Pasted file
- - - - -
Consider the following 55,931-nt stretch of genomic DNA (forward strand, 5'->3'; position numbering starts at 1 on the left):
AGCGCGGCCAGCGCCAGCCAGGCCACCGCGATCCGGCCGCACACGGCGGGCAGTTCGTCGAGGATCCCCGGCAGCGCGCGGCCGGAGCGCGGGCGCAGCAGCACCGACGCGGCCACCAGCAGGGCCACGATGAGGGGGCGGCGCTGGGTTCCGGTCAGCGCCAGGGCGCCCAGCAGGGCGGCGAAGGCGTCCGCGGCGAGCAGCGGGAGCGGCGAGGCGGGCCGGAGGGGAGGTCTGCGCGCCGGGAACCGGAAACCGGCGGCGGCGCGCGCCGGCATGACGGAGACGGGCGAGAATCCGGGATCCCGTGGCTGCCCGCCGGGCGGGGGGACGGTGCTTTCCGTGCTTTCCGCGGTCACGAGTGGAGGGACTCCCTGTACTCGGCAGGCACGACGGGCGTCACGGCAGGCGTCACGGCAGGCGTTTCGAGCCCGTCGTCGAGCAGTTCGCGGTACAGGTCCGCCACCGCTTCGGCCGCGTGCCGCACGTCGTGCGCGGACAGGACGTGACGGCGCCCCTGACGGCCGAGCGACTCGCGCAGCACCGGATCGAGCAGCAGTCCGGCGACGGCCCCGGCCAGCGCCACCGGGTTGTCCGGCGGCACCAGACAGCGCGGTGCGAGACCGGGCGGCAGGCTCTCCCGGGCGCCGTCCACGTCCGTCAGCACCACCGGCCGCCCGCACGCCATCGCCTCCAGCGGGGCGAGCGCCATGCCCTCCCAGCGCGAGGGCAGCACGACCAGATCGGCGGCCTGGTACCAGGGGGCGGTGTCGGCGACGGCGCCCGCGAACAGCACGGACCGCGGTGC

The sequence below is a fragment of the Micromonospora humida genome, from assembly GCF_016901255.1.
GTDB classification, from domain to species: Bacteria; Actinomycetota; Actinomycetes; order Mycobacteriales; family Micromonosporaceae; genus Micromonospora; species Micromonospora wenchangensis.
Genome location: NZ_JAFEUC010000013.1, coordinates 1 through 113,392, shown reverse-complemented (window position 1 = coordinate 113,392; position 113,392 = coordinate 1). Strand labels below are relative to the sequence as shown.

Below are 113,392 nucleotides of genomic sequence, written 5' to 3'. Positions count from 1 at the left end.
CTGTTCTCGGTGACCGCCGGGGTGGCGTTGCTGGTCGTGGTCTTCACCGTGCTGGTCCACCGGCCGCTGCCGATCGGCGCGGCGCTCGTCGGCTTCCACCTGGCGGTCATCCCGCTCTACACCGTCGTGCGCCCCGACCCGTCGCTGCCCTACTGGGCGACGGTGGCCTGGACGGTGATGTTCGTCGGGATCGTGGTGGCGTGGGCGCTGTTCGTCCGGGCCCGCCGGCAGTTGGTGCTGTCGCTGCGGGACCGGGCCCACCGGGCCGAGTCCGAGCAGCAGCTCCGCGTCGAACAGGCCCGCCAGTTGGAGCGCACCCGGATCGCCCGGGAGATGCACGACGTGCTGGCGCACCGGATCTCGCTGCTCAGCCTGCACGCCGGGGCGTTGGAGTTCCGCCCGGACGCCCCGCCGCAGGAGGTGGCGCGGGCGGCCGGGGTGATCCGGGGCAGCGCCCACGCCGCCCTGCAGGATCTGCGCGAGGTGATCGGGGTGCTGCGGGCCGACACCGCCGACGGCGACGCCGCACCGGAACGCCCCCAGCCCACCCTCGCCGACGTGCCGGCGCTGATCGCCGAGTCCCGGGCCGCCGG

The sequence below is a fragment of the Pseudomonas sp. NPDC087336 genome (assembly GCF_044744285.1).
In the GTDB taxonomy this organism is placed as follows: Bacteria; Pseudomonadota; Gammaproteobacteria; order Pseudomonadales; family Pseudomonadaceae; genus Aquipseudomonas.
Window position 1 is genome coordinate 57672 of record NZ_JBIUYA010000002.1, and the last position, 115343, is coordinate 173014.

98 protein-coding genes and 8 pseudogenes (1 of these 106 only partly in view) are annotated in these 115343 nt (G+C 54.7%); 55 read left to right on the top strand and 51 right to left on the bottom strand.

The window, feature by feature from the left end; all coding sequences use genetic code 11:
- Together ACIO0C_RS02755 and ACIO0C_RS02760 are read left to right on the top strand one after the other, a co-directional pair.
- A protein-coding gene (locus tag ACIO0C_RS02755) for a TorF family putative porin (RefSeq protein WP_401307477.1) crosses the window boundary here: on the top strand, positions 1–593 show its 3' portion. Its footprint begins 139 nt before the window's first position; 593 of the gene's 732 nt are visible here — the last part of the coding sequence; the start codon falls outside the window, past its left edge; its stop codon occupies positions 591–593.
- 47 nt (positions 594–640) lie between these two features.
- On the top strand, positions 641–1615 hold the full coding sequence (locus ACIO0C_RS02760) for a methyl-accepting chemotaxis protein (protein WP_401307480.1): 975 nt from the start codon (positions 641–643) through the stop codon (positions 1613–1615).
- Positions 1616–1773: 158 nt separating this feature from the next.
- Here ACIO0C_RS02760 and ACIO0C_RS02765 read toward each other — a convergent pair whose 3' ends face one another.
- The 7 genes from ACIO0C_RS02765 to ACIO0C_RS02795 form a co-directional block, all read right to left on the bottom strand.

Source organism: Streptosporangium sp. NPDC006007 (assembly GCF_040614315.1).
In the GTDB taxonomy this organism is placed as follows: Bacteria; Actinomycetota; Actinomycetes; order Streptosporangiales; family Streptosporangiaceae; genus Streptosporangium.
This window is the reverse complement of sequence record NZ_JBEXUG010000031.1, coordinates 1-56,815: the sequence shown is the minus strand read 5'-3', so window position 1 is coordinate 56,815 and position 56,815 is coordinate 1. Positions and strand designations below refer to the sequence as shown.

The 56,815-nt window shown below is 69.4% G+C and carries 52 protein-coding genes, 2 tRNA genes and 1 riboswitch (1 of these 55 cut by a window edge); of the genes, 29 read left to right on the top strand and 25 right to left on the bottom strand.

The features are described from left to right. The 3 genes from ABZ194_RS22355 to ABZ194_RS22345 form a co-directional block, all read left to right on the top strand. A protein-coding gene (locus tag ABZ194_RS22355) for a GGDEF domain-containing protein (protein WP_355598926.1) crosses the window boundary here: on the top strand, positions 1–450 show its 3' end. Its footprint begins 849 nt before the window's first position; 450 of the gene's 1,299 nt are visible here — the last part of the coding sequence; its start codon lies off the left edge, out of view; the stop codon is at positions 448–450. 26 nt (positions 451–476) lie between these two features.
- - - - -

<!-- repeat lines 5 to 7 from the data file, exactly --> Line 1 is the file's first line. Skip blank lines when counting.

Genome location: NZ_JAFEUC010000013.1, coordinates 1 through 113,392, shown reverse-complemented (window position 1 = coordinate 113,392; position 113,392 = coordinate 1). Strand labels below are relative to the sequence as shown.

Below are 113,392 nucleotides of genomic sequence, written 5' to 3'. Positions count from 1 at the left end.
CTGTTCTCGGTGACCGCCGGGGTGGCGTTGCTGGTCGTGGTCTTCACCGTGCTGGTCCACCGGCCGCTGCCGATCGGCGCGGCGCTCGTCGGCTTCCACCTGGCGGTCATCCCGCTCTACACCGTCGTGCGCCCCGACCCGTCGCTGCCCTACTGGGCGACGGTGGCCTGGACGGTGATGTTCGTCGGGATCGTGGTGGCGTGGGCGCTGTTCGTCCGGGCCCGCCGGCAGTTGGTGCTGTCGCTGCGGGACCGGGCCCACCGGGCCGAGTCCGAGCAGCAGCTCCGCGTCGAACAGGCCCGCCAGTTGGAGCGCACCCGGATCGCCCGGGAGATGCACGACGTGCTGGCGCACCGGATCTCGCTGCTCAGCCTGCACGCCGGGGCGTTGGAGTTCCGCCCGGACGCCCCGCCGCAGGAGGTGGCGCGGGCGGCCGGGGTGATCCGGGGCAGCGCCCACGCCGCCCTGCAGGATCTGCGCGAGGTGATCGGGGTGCTGCGGGCCGACACCGCCGACGGCGACGCCGCACCGGAACGCCCCCAGCCCACCCTCGCCGACGTGCCGGCGCTGATCGCCGAGTCCCGGGCCGCCGG